This year's IFBC, International Food Blogger Conference, is happening in Seattle over the weekend of September 20-22. Packed with informative sessions, the IFBC affords you the opportunity to rub shoulders with your favorite foodie bloggers and chow down on gourmet food and wine. And if you’re still hungry for more than that, you can learn a thing or two about food, writing, and technology.

We caught up with Sheri L. Wetherell, Co-Founder and CEO of Foodista (one of the organizers of IFBC) to find out what’s on this year’s agenda, the hallmarks of a successful food blogger, and how newbies and experts alike can create engaging content and grow their passion into full-fledged careers.


1. The IFBC is an amazing opportunity for food bloggers to come together. What’s your favorite part of the event?

We never intended to get into the event business, but here we are! I think I'm most pleased with the fact that we've built an amazing community of food bloggers who share a common passion: Food! I love that we are able to offer our attendees the opportunity to connect with and learn from the great cast of speakers we feature each year.

2. How will this year's event be different from last year's?

This will be our largest conference ever! (We sold out, and have a waitlist.) We're confident that it will still be the intimate experience that many love about IFBC. We maintain our three themes each year (Food, Writing, Technology), but this year we'll have fewer panel sessions and more single-speaker-led sessions.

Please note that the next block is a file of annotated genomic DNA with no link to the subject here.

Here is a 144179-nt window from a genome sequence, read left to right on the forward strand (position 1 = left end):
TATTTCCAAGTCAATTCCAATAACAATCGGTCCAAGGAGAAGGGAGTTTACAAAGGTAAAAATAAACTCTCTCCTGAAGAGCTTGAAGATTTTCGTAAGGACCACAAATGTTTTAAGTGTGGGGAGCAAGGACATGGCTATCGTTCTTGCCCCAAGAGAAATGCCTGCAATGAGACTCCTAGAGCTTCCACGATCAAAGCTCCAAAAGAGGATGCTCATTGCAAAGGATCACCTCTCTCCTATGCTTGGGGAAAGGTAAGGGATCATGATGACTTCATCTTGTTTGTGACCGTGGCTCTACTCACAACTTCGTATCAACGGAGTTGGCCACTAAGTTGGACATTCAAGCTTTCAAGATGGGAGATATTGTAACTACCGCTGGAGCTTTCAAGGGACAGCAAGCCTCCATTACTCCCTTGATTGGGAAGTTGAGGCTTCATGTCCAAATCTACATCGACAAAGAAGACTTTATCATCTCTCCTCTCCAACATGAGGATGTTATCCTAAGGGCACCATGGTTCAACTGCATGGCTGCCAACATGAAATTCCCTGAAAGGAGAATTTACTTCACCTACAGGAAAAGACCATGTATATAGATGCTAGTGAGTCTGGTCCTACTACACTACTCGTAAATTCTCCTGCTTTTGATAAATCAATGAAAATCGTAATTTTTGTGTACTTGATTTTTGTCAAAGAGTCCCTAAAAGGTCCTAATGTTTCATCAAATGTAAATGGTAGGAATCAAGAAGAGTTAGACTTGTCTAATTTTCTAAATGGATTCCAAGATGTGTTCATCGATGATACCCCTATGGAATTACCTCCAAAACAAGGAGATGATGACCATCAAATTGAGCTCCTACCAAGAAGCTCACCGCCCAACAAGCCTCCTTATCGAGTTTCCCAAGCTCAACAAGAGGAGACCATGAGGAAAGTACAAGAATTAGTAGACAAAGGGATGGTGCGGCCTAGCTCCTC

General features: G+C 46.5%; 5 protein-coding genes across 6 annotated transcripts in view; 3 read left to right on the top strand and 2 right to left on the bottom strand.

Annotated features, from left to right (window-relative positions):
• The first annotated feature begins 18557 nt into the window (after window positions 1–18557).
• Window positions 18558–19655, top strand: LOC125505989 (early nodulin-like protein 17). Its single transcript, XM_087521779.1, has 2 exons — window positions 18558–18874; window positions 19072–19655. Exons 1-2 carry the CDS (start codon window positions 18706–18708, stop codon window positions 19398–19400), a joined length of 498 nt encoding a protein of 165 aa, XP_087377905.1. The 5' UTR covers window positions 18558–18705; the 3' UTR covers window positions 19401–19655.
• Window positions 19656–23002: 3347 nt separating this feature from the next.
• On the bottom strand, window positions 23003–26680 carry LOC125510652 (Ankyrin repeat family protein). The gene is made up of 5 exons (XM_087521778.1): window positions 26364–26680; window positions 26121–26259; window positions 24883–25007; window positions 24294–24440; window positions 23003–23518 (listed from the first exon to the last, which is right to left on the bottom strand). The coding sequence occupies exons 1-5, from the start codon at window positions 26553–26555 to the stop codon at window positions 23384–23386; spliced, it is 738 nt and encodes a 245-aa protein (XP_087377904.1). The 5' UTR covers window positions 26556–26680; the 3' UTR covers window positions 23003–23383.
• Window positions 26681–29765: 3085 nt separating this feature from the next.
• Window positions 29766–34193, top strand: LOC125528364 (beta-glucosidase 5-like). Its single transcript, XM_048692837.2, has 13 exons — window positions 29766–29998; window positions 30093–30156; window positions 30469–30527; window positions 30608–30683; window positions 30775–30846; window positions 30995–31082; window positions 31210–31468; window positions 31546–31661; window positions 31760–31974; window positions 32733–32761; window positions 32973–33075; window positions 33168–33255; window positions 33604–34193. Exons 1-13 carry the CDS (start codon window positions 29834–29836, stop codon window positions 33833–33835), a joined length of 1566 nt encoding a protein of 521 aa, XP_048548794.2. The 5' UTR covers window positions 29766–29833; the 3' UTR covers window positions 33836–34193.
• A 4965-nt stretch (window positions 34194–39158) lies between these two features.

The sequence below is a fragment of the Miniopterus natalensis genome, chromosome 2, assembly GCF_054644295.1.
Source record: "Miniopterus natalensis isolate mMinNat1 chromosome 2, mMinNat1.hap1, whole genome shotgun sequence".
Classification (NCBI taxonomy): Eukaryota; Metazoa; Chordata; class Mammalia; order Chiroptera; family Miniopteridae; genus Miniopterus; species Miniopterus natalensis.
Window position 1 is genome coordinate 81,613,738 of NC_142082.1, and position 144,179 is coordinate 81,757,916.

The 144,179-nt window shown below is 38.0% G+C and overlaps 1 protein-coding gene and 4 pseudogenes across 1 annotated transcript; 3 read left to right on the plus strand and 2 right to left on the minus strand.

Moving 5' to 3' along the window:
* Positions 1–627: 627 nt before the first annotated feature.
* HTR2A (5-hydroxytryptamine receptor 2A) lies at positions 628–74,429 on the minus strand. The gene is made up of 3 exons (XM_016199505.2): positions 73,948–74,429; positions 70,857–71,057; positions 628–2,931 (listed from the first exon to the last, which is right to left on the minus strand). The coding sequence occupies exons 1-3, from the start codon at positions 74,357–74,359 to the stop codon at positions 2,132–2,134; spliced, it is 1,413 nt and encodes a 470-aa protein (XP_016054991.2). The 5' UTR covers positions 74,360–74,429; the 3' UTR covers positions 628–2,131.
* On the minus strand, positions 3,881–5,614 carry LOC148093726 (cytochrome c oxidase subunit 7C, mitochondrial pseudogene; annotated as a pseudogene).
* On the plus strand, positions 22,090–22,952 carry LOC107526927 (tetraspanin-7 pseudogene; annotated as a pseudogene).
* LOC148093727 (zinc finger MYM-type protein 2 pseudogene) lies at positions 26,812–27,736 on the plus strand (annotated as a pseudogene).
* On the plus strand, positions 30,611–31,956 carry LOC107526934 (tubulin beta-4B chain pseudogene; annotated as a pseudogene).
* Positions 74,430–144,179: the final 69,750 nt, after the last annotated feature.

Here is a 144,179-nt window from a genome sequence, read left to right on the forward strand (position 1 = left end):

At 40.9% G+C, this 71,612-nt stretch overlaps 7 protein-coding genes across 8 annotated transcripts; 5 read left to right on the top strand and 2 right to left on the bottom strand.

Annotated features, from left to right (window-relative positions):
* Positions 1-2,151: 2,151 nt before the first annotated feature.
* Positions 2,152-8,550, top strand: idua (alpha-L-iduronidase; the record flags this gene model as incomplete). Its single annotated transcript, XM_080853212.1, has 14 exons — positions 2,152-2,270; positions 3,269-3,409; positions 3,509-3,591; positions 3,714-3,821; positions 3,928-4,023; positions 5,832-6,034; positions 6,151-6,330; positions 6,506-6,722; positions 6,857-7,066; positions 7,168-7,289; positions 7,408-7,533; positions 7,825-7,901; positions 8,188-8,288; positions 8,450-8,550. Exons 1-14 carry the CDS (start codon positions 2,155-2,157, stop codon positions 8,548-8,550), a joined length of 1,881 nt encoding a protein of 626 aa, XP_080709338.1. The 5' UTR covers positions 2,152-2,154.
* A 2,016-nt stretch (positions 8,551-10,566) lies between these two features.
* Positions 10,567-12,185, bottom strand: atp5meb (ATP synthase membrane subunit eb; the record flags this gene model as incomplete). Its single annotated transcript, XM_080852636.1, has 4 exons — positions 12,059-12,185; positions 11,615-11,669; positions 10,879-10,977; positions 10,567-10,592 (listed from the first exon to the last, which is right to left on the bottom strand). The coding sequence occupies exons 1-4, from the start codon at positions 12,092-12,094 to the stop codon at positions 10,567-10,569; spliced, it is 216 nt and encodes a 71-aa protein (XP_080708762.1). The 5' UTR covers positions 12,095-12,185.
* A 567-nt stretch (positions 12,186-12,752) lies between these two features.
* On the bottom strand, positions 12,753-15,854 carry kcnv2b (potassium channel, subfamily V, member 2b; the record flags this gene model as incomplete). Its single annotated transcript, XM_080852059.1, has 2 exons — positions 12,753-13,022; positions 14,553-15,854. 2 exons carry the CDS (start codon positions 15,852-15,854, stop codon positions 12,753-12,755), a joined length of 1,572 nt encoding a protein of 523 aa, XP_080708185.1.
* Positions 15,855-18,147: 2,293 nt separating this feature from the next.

3. What are the skills and interests a food blogger should bring to the table?

Technology! It's easy to start a blog, and many bloggers are great writers, but how do you get your blog read? This is the biggest challenge. It's a combination of art and science: One must be an astute writer, but they must also know what readers want to read and how to successfully "push" that content out on the web. I like to say that bloggers are more than writers; they are content producers. Their jobs consist of everything from recipe development, food styling and photography, post-production photography, web design, social media management, community development, advertising, and more. A blogger does it all, and often in their free time.

4. What’s more important: The pictures or the words?

Pictures. We eat with our eyes! You could have the best recipe and have written the most poignant story behind how you crafted your meal, but your image has to grab your readers' attention in the first place.

5. Is food blogging only for those that are experts in the kitchen?

Absolutely not. In fact, did you know that many restaurant critics don't cook themselves? Yet they write about food as if they went to Le Cordon Bleu. Even the novice home cook can share their foibles and successes when it comes to cooking. There's an audience for everyone!

6. What do food bloggers want to accomplish next?